After what felt like walking through a minefield trying to figure out how to create my own NFT on Solana with the current guides, I decided to put together a guide myself in a very beginner-friendly fashion.

I won’t be taking a deeper dive into the specifics of how everything works, but rather help people with zero knowledge of rust obtain a general understanding of how to create their very own NFT on Solana with the help of a Metaplex candy machine and a web starter kit.

What is a Metaplex Candy Machine?

Metaplex is a command-line tool that interacts with the candy-machine program. In this guide, we will use it to:

  1. Upload your images along with their metadata to arweave, then register them on the Solana blockchain.
  2. Verify that the state of your candy machine is valid and complete.
  3. Mint individual tokens.

Candy Machine is a system that manages fair mints.
• The minting process starts and finishes at the same time for everyone.
• It won’t accept your funds if there are no more NFTs to sell.


  1. NodeJS (version 14.17.6)
  2. SolanaCLI
  3. Metaplex CLI
  4. Phantom Wallet

If you have a different version of Node installed on your system, you can use nvm which allows you to quickly install and use different versions of the node via the command line.

Getting Started

Installing The SolanaCLI

Solana already has really well-made guides on installing and using the Solana command line.
• Install Solana Command Line Tools

Using Devnet

Devnet is really useful for developers to test out their programs and applications.

You can set your default Solana URL to devnet using:

$ solana config set --url

Now, let’s create a devnet wallet:

$ solana-keygen new --outfile ~/.config/solana/devnet.json

Remember to store your seed phrase somewhere safe.

I highly recommend making devnet your default keypair

$ solana config set --keypair ~/.config/solana/devnet.json

Funding The Devnet Wallet

Firstly, let’s make sure that we’re on devnet by checking the configuration.

$ solana config get
Config File: /Users/dev/.config/solana/cli/config.yml
WebSocket URL: wss:// (computed)
Keypair Path: /Users/dev/.config/solana/devnet.json
Commitment: confirmed

Now, let’s fund that wallet:
Firstly, We check the balance of our current wallet.

$ solana balance 

Then we airdrop the amount of SOL to our wallet. Remember, the amount is capped to 5 SOL.

$ solana airdrop 4
Requesting airdrop of 4

Signature: Transaction Signature


Now, Let’s check our balance to confirm the airdrop was successful.

$ solana balance
4 SOL //This can vary depending on the balance you initially had.

In case you’re confused by any of the above steps, you can check the manuals to get a better understanding by running:

$ solana help config
$ solana help balance
$ solana help airdrop

Configuring Phantom Wallet

After setting up your phantom wallet, we can link our newly created devnet wallet above to phantom.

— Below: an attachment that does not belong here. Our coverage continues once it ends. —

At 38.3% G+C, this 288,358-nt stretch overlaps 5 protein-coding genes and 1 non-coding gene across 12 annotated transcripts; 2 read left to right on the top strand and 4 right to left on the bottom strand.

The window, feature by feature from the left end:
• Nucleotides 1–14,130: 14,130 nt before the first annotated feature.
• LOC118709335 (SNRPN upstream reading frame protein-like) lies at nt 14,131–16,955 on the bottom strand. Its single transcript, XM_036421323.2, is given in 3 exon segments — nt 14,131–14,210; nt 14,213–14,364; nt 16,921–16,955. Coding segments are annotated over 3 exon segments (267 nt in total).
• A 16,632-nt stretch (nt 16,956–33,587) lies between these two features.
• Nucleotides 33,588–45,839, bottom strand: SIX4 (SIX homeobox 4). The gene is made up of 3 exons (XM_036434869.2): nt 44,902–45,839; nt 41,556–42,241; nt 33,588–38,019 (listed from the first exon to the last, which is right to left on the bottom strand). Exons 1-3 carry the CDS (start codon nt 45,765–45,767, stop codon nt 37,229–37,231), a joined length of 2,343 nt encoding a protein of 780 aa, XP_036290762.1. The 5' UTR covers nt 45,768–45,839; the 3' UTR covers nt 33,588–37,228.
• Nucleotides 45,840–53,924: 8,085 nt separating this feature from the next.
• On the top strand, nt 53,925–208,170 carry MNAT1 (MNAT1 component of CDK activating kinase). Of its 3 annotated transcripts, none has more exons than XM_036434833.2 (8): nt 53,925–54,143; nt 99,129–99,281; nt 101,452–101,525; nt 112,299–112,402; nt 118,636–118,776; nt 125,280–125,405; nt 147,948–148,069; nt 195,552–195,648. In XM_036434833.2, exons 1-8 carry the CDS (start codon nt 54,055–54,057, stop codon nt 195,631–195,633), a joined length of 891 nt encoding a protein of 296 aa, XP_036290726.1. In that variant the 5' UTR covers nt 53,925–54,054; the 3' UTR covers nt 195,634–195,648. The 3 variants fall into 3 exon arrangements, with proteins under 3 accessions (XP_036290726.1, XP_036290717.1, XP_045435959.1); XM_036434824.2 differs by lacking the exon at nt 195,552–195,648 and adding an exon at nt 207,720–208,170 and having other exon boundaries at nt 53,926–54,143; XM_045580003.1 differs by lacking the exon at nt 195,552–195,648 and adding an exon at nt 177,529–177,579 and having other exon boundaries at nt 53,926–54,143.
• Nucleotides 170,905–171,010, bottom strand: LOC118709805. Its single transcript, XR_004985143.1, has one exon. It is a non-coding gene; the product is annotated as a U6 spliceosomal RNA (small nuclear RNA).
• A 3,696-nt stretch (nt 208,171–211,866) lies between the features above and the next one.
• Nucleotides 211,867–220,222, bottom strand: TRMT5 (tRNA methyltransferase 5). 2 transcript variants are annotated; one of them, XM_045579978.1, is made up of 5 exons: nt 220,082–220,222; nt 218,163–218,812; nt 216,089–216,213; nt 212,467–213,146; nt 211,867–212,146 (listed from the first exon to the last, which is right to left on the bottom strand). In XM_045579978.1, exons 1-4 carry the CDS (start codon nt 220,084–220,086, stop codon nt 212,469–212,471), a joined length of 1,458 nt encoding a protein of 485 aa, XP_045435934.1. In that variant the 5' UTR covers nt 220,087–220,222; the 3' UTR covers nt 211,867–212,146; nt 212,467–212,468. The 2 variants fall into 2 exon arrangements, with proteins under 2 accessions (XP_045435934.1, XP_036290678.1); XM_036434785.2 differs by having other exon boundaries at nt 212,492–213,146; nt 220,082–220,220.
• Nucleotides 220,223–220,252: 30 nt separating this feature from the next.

To do so first, we need to open its settings, click on Change Network and select Devnet

Now, we need to obtain the devnet wallet private key. To obtain that, open your terminal and cat to view the contents of the keypair.json file

$ cat .config/solana/devnet.json

Now copy the output you received and open the phantom wallet. Click on the top left navigation menu and click on and then click on and give it a suitable name and paste the contents we copied before in the Private Key field.

You should be able to see 4 SOL in your wallet.

Running Candy Machine CLI

Please ensure that you have node and yarn installed before proceeding.

Also, install <code>ts-node</code>&nbsp;by running:<br><code>$ npm install -g ts-node</code>

Now, let’s clone the metaplex project into the location of your choice.

$ git clone
$ cd metaplex/js
$ yarn install &amp;&amp; yarn bootstrap &amp;&amp; yarn build

To run the command line utility,

$  ts-node metaplex/js/packages/cli/src/candy-machine-cli.ts help
Usage: candy-machine-cli [options] [command]

  -V, --version                          output the version number
  -h, --help                             display help for command

  upload [options] &lt;directory&gt;
  verify [options]
  verify_price [options]
  create_candy_machine [options]
  update_candy_machine [options]
  mint_one_token [options]
  sign [options]
  sign_candy_machine_metadata [options]
  help [command]                         display help for command

Organizing & Uploading Your Assets

For this guide, we will be using pre-made assets which you can download by clicking here. courtesy of solana-candy-factory
Place this assets folder in a suitable location.
Here is how you should organize your NFT files to upload:

ls assets | sort -n

You can notice that these files come in numerical pairs, that is 1.png and 1.json are the two halves of the NFT. The png file is the artwork and the json file contains the metadata.

The directory name does not matter. You can go with anything you like.

Validating Your Assets

This may feel tedious but it’s just as important. Check out the manual on carrying this out at

Uploading Your Project Assets

Now that we have the funds, assets all organized and validated, we can proceed with the fun stuff!